The Mystery of Reason

This text investigates the enterprise of human thought searching for God. First it examines the tools that reason has at its disposal, and charts how these tools have been employed from biblical times, through the patristic, medieval and post-reformation periods, into modern times.  People have always found stepping-stones to God's existence carved in the world and in the human condition. Human reason may still offer convincing proofs for God’s existence even in the scientific, post-Darwinian age in which we live.This book shows that human thought can connect with God and with other aspects of religious experience.
Moreover, it depicts how Christian faith is reasonable, and is neither blind nor naked. This work ultimately shows that faith is a rational matter, not the irrational belief system of popular misunderstandings, because of the very natures of God and his creation. Without reason, belief would degenerate into fundamentalism; but without faith, human thought can remain stranded on the reef of its own self-sufficiency. The book closes by proposing that the human mind must be in partnership with the human heart in any quest for God.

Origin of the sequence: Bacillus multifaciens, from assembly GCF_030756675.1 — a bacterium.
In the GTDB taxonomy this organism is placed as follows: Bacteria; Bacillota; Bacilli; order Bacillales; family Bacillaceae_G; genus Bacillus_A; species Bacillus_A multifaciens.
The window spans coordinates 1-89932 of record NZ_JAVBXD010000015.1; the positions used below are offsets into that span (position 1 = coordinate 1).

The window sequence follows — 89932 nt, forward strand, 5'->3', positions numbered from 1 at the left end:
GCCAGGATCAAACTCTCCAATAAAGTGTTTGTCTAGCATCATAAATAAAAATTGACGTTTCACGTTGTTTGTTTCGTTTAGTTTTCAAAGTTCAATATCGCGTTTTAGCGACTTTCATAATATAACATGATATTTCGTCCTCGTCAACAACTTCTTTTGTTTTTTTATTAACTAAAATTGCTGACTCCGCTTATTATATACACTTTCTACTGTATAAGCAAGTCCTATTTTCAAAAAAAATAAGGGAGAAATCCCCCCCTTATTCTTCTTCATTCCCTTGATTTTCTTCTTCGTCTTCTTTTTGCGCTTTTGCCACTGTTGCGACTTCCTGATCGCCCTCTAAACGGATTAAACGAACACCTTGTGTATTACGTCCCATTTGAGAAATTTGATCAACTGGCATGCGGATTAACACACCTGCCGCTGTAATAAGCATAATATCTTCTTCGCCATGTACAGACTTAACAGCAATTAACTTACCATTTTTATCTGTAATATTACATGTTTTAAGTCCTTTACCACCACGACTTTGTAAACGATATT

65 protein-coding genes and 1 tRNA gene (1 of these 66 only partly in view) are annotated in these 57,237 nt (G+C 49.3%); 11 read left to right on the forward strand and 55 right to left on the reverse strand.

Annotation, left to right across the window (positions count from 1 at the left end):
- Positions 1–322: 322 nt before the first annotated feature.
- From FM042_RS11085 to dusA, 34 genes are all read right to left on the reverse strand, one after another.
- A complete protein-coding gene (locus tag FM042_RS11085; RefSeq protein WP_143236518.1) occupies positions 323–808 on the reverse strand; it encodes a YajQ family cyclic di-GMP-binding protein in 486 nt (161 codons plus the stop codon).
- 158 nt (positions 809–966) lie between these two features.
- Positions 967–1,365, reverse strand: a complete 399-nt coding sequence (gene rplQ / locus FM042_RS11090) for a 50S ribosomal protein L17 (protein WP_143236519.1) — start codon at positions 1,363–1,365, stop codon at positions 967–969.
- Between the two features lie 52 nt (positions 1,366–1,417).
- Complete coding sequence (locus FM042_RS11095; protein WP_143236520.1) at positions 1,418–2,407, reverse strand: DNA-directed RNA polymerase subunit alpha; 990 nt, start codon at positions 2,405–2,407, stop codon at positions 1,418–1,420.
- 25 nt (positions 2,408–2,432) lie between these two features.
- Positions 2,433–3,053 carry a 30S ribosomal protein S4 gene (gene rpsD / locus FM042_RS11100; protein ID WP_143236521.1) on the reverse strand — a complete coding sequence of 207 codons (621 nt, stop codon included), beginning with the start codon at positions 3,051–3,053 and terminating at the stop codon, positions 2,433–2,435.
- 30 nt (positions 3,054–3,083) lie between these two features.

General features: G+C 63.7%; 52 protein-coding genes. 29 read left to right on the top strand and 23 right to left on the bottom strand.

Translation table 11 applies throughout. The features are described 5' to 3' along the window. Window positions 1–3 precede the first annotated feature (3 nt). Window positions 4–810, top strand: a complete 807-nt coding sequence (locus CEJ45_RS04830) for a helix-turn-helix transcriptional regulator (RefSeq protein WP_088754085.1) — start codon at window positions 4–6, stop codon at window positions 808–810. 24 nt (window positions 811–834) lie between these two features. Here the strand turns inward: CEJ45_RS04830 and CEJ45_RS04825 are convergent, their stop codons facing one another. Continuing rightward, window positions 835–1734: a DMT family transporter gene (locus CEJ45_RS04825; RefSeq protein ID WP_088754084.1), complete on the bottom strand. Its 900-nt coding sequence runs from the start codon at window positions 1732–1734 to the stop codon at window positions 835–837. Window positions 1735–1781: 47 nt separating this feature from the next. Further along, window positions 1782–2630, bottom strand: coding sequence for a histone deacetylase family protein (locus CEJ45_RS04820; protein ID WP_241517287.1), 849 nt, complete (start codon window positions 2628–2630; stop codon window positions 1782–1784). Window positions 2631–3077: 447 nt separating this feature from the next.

Dr Pravin Thevathasan reviewed The Mystery of Reason saying: “This fine work may be seen as a response to the Papal encyclical Fides et Ratio. It is an exploration of the relationship between faith and reason, and in so doing it makes use of a variety of approaches including philosophy, theology and contemplation. It is wholly faithful to the vision of the Church.”